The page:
In 1983, John Barnes was five years into his head-coaching career. And he was ready to give up.
After going 19-26 over five seasons at Los Alamitos High School and Magnolia High School – where he won just two games in his first year as a head coach – Barnes was ready to turn in his whistle.
“A lot of people probably thought I should be gone, including myself,” Barnes said. “It was a hard process the first five years.”
One night, Barnes was in the car with legendary former Los Alamitos athletic director Frank Doretti. He told Doretti that he felt that he wasn’t doing the job well enough to continue.
If it was any form of resignation, Doretti didn’t accept it.
“He wasn’t a very emotional guy,” Barnes said. “But he turned and said, ‘Hey, you’re really good for kids. Don’t quit.’ So I kind of said, okay. And that was it.
“I stayed one more year and turned it around and it’s been wonderful for the last 28 or 29.”
Last Thursday night, Barnes became just the fourth coach in California history to reach 300 wins when the Griffins shut out Huntington Beach Marina at Veterans Stadium in Long Beach. He is also just the second coach in the 100-year history of the CIF Southern Section to reach the milestone, and now owns a career record of 300-98-10.
Barnes was honored in a postgame ceremony, with several of his former players and his family in attendance.
The typically stoic Barnes, a Long Beach native who played for nearby St. Anthony’s in high school, was overcome with emotion even before the game started.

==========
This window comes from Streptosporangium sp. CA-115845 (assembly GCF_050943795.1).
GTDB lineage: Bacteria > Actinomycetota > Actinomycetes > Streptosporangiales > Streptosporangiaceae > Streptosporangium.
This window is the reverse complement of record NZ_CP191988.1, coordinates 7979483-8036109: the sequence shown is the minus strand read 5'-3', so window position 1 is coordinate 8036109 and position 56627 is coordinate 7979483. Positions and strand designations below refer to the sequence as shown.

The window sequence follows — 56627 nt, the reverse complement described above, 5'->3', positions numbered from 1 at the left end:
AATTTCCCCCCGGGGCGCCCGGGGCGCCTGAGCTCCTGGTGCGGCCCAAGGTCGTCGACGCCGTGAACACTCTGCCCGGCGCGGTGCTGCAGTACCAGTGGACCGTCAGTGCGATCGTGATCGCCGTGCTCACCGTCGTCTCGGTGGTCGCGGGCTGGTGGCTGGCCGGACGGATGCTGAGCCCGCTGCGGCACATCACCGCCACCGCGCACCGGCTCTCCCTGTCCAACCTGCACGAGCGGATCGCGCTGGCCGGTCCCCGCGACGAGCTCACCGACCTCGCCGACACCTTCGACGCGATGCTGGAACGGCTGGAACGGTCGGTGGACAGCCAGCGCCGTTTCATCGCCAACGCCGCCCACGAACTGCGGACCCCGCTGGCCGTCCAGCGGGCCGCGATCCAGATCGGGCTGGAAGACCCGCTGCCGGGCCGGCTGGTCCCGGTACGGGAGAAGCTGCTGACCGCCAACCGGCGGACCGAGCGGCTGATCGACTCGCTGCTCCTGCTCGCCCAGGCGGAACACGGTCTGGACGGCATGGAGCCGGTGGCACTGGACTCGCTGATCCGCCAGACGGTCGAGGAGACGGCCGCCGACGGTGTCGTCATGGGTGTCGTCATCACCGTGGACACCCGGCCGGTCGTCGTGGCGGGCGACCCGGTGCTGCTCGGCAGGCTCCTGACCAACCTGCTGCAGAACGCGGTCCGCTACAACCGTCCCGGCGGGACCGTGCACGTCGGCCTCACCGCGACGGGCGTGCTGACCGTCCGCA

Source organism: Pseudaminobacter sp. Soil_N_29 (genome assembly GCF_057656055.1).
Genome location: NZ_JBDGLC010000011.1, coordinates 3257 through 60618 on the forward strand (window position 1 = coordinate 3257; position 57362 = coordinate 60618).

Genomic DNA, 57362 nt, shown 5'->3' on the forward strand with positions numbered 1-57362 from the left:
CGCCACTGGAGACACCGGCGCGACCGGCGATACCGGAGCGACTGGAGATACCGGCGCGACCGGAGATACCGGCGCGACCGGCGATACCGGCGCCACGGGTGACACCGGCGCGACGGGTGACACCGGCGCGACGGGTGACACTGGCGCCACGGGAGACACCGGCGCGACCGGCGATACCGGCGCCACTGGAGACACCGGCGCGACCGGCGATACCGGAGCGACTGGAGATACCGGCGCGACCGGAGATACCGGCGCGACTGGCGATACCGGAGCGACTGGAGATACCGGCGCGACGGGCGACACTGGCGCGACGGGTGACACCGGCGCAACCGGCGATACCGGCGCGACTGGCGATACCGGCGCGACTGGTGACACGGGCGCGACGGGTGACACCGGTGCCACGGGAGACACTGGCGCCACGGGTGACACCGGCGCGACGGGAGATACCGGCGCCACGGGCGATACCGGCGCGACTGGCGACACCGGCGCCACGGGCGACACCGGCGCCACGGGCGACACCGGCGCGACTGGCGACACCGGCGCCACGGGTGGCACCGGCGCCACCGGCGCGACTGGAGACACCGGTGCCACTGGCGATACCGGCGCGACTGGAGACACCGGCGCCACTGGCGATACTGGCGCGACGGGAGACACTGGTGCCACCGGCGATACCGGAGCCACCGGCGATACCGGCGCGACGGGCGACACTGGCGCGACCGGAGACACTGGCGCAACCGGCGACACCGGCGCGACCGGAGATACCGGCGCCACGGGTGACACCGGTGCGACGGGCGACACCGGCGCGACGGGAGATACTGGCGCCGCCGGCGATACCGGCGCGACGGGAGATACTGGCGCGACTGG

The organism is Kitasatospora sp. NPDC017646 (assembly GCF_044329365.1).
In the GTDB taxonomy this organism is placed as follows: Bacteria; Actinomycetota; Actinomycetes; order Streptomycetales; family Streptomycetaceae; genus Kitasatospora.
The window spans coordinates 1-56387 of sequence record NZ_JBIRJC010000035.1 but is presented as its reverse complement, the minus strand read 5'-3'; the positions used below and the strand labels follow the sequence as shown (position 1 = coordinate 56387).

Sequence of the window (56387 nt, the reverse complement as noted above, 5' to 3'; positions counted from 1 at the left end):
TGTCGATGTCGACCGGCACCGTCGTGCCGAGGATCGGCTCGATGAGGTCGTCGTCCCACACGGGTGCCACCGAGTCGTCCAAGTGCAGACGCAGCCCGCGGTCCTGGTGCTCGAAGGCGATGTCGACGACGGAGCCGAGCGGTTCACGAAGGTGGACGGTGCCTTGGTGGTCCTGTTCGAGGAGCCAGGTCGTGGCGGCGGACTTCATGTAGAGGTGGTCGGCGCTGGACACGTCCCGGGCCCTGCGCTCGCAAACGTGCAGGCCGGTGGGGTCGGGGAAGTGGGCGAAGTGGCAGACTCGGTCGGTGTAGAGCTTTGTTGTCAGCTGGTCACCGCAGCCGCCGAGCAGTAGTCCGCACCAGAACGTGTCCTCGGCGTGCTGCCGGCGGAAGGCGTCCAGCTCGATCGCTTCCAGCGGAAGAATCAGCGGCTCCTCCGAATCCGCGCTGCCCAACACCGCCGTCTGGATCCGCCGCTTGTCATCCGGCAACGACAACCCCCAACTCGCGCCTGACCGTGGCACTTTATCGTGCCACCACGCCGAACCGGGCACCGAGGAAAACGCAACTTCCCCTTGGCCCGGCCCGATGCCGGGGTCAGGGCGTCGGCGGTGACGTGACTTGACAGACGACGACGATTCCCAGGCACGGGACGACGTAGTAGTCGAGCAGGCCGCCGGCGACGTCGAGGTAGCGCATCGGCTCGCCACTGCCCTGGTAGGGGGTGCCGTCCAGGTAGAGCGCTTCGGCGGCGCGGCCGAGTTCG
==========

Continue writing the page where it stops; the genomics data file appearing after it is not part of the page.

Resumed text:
“I was very nervous before the game and I’m not usually, after all these years,” Barnes said. “I felt like we just had to win. They kind of planned everything like it was a sure thing but you’ve still got to win the game.”
While Barnes might have been nervous, none of the nerves rubbed off on his team. There was never a doubt that the coach would have to wait another week after Los Al scored on its first six possessions. The whole team came together as a single unit in support of its coach.
“When the game ended… It kind of hit me what had happened,” Barnes said.
As many longtime coaches often become, Barnes has served as a mentor of sorts now to innumerable young men. The winningest coach in Orange County high school football history helped send players like Antoine Cason, Chris Kluwe, Orlando Scandrick, Bernard Riley and Mike Patterson on to Division I programs and then the NFL.
But stars and non-stars are all alike in Barnes’ book. He is still close with former players and is honored to have played a formative roll in many lives.
“The fact that a kid who wasn’t even a starter can come back and say thanks… Wow,” Barnes said. “It’s easier if you were an all-CIF’er but it’s a lot harder if you didn’t play much.
“Every one of them means something (to me).”
Already this season, the Griffins are 5-1. A big night awaits them on Friday, as their high-powered offense will be tested by Huntington Beach Edison’s lock-down defense. Barnes, who has led the team to 16 league championships and four CIF division championships, is confident that this year’s team will add to those numbers. Injuries have hampered the team but they have yet to actually be a detriment to the team.
“We’ve played a full game without 12 starters already,” Barnes said. “But we’re getting better every week.”